American Heritage® Dictionary of the English Language, Fourth Edition
- n. Mental suffering or pain caused by injury, loss, or despair. See Synonyms at regret.
- n. A source or cause of sorrow; a misfortune.
- n. Expression of sorrow; grieving.
- v. To feel or express sorrow. See Synonyms at grieve.
Century Dictionary and Cyclopedia
- n. Distress of mind caused by misfortune, injury, loss, disappointment, or the like; grief; misery; sadness; regret.
- n. A cause or occasion of grief; a painful fact, event, or situation; a misfortune; a trouble.
- n. The outward manifestation of grief; mourning; lamentation.
- n. The devil: used generally as an expletive in imprecation, often implying negation. Compare devil, n., 7. Sometimes the muckle sorrow. Also spelled sorra.
- n. Synonyms Grief, Wretchedness, etc. (see affliction), repentance, vexation, chagrin. See list under sadness.
- To feel sorrow, sadness, regret, grief, or anguish; grieve; be sad; feel sorry.
- To manifest sorrow; mourn; lament.
- Synonyms To grieve, mourn. See sorrow, n.
- To feel or display sorrow over; grieve for; mourn.
- To give pain to; grieve.
- To involve in sorrow; attach suffering or misery to.
- n. uncountable unhappiness, woe
- n. countable (usually in plural) An instance or cause of unhappiness.
- v. intransitive To feel or express grief.
- v. transitive To feel grief over; to mourn, regret.
GNU Webster's 1913
- n. The uneasiness or pain of mind which is produced by the loss of any good, real or supposed, or by diseappointment in the expectation of good; grief at having suffered or occasioned evil; regret; unhappiness; sadness.
- v. To feel pain of mind in consequence of evil experienced, feared, or done; to grieve; to be sad; to be sorry.
- n. the state of being sad
- v. feel grief
- n. something that causes great unhappiness
- n. sadness associated with some wrong done or some disappointment
- n. an emotion of great sadness associated with loss or bereavement
- From Middle English sorow, from Old English sorg, from Proto-Germanic *surgō (cf. Dutch zorg, German Sorge, Danish sorg), from Proto-Indo-European *su̯ergh- 'to watch over, worry' (cf. Old Irish serg 'sickness', Tocharian B sark 'id.', Lithuanian sirgti ‘to be sick’, Albanian dergjem ("I fall ill"), Sanskrit sū́rkṣati ‘he worries’ ). (Wiktionary)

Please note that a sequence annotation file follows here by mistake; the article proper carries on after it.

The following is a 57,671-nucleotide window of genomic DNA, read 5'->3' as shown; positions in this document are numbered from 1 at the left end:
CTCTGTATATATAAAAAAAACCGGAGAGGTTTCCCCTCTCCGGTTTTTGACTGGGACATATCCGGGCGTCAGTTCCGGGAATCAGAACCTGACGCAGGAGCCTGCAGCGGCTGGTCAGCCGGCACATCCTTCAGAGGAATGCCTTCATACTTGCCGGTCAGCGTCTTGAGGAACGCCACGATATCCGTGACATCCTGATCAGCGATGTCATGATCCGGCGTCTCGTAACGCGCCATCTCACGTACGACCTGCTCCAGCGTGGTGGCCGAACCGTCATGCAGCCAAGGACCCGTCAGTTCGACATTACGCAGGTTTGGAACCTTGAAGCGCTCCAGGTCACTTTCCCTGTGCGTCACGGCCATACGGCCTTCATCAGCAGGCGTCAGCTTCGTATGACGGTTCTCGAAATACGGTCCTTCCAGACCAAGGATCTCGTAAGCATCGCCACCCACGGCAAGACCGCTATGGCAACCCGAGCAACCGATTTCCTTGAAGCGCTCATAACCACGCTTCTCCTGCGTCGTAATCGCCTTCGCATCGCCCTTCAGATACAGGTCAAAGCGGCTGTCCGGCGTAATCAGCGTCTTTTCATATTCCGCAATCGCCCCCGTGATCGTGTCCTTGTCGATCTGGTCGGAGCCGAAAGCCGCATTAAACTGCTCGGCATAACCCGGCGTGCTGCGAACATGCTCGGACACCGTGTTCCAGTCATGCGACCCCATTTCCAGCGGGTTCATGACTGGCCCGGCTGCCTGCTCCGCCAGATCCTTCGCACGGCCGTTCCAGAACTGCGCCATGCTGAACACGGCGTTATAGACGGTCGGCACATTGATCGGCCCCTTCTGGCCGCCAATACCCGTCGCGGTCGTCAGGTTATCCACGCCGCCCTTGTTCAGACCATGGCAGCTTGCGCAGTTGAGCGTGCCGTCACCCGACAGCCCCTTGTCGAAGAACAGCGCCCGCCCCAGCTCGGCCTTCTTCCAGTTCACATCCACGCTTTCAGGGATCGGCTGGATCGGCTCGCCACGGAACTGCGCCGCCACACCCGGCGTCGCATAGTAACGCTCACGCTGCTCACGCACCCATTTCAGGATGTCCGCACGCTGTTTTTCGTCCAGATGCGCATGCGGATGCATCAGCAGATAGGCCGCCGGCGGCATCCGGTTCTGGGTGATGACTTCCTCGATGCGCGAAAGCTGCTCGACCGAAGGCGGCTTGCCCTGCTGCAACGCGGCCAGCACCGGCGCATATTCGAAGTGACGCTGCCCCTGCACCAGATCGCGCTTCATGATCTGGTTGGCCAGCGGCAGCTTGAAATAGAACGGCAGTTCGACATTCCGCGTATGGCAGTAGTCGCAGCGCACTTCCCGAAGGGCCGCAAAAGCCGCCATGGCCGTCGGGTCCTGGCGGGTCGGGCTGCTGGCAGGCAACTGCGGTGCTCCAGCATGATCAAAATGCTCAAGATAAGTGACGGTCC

- Middle English sorwe, from Old English sorg. (American Heritage® Dictionary of the English Language, Fourth Edition)
“+and not only him but also me, that I might not have  sorrow upon sorrow+.”
“That our chiefs had sailed in sorrow from the glens of the North;”
“In a few hours after dispatching this letter I shall have shaken the dust from my feet and departed in sorrow from a neighbourhood and army with both of which I have been associated for months.”
“The arms of the unloved girl close about the formless air and more real than her loneliness and her sorrow is the imagined embrace, the awaited warm, close pressure of the hands, the fancied gaze.”
“Australias sorrow is everyones grief he came, he did what he had to do lived life so brief .. footprints on the sands of time unfulfilled dreams carried forward for the generation next as tribute to Steve the great barrier Reef .. two steves, two worlds, one belief .. posted on 30 sep 2006”
“The Sunday that came after that Saturday was showery, sunny, and rainy by turns, like a child who having had a great fit of crying and sobbing can't get over it all at once, and keeps breaking into little bursts of tears again, long after the sorrow is all over.”
“And now our sorrow is as great as was then our joy.”
“She suffered much from rheumatism, which she described as a sorrow in her bones.”
“They tell us that the common idea is that an animal is actuated by emotions which we know as sorrow, joy, love, pleasure, pain, cruelty, or some other of these states; but that it is not so.”
“There's one thing I want to say: see, if we know that they were one with God, let's look up and not wallow in sorrow because death is never the end of anything.”
These user-created lists contain the word ‘sorrow’.
Protagonists and relevant words in the Book of Creation (Source: King James Bible)
Spam email often comes up with linguistic oddities. Here they are: pseudo-words, dopey phrases, spammer names and the like.
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it bothers me when i hear someone who have experienced something life changing use the phrase: now i appreciate the little things. I DON'T BELIEVE THERE ARE ANY LITTLE THINGS. everything is EXTRAOR...
an immense, grandiloquent list that loads like a thousand years sentence in stone. new words are in the other lists.
words that evoke magic, mystery, mayhem, magnificence or anything else that glimmers in the grass
just words i think are pretty.
Looking for tweets for sorrow.